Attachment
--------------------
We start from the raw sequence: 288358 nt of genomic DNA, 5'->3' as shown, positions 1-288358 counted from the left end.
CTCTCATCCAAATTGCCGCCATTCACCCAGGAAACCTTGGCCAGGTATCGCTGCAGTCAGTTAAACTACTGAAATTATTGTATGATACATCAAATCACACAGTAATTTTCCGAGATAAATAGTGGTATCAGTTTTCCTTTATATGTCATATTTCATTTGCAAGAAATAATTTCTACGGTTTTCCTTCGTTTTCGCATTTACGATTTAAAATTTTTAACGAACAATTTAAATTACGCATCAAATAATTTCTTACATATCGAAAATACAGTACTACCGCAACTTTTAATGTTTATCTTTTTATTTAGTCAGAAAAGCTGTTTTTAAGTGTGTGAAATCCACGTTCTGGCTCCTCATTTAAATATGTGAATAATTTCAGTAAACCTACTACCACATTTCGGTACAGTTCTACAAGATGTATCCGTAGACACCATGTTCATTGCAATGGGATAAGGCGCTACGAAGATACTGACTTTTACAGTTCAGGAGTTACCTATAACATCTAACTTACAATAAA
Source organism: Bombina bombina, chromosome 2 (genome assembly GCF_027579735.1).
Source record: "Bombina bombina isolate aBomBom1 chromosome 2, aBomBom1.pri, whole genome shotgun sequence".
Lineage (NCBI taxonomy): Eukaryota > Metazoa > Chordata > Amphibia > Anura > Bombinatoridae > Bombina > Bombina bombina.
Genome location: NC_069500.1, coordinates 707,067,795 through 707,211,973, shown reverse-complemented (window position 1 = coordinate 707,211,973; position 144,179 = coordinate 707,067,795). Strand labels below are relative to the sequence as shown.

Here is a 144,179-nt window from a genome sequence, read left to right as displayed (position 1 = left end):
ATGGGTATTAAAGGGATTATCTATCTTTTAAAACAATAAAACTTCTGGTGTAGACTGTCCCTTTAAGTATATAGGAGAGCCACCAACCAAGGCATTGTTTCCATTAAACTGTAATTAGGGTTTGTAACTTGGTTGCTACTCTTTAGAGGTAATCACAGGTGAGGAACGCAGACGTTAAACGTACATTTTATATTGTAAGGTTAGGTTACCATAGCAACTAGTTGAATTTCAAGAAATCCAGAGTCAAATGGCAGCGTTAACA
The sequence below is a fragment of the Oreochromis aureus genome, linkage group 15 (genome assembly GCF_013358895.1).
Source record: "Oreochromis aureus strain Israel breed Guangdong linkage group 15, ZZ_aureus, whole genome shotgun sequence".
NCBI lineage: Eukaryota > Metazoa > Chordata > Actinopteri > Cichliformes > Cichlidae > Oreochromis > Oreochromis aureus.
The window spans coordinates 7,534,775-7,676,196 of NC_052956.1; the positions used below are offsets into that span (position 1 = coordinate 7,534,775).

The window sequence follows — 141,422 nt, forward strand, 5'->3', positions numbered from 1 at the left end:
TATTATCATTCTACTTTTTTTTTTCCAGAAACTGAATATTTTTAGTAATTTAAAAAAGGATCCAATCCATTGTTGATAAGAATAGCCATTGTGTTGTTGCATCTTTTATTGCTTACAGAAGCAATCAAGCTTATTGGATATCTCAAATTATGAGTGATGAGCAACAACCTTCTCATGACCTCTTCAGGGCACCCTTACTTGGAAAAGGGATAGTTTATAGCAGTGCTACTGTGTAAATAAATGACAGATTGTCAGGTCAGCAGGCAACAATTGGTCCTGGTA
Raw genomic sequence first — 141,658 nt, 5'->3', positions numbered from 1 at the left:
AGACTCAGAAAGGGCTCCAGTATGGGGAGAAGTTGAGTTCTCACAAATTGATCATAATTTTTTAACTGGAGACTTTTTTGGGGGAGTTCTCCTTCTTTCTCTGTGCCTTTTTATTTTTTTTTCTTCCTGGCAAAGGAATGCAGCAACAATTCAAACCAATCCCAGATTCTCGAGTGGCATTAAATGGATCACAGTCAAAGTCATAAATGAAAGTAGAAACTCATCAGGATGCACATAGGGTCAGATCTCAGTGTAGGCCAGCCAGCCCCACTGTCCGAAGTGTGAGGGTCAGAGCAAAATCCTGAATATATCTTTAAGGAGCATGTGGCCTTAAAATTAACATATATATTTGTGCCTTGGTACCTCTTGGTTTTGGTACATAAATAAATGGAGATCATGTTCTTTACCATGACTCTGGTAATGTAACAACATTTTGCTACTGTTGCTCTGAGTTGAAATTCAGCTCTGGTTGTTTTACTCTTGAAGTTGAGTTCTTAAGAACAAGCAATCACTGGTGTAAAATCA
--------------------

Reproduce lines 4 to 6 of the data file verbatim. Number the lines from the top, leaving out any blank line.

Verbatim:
Source record: "Bombina bombina isolate aBomBom1 chromosome 2, aBomBom1.pri, whole genome shotgun sequence".
Lineage (NCBI taxonomy): Eukaryota > Metazoa > Chordata > Amphibia > Anura > Bombinatoridae > Bombina > Bombina bombina.
Genome location: NC_069500.1, coordinates 707,067,795 through 707,211,973, shown reverse-complemented (window position 1 = coordinate 707,211,973; position 144,179 = coordinate 707,067,795). Strand labels below are relative to the sequence as shown.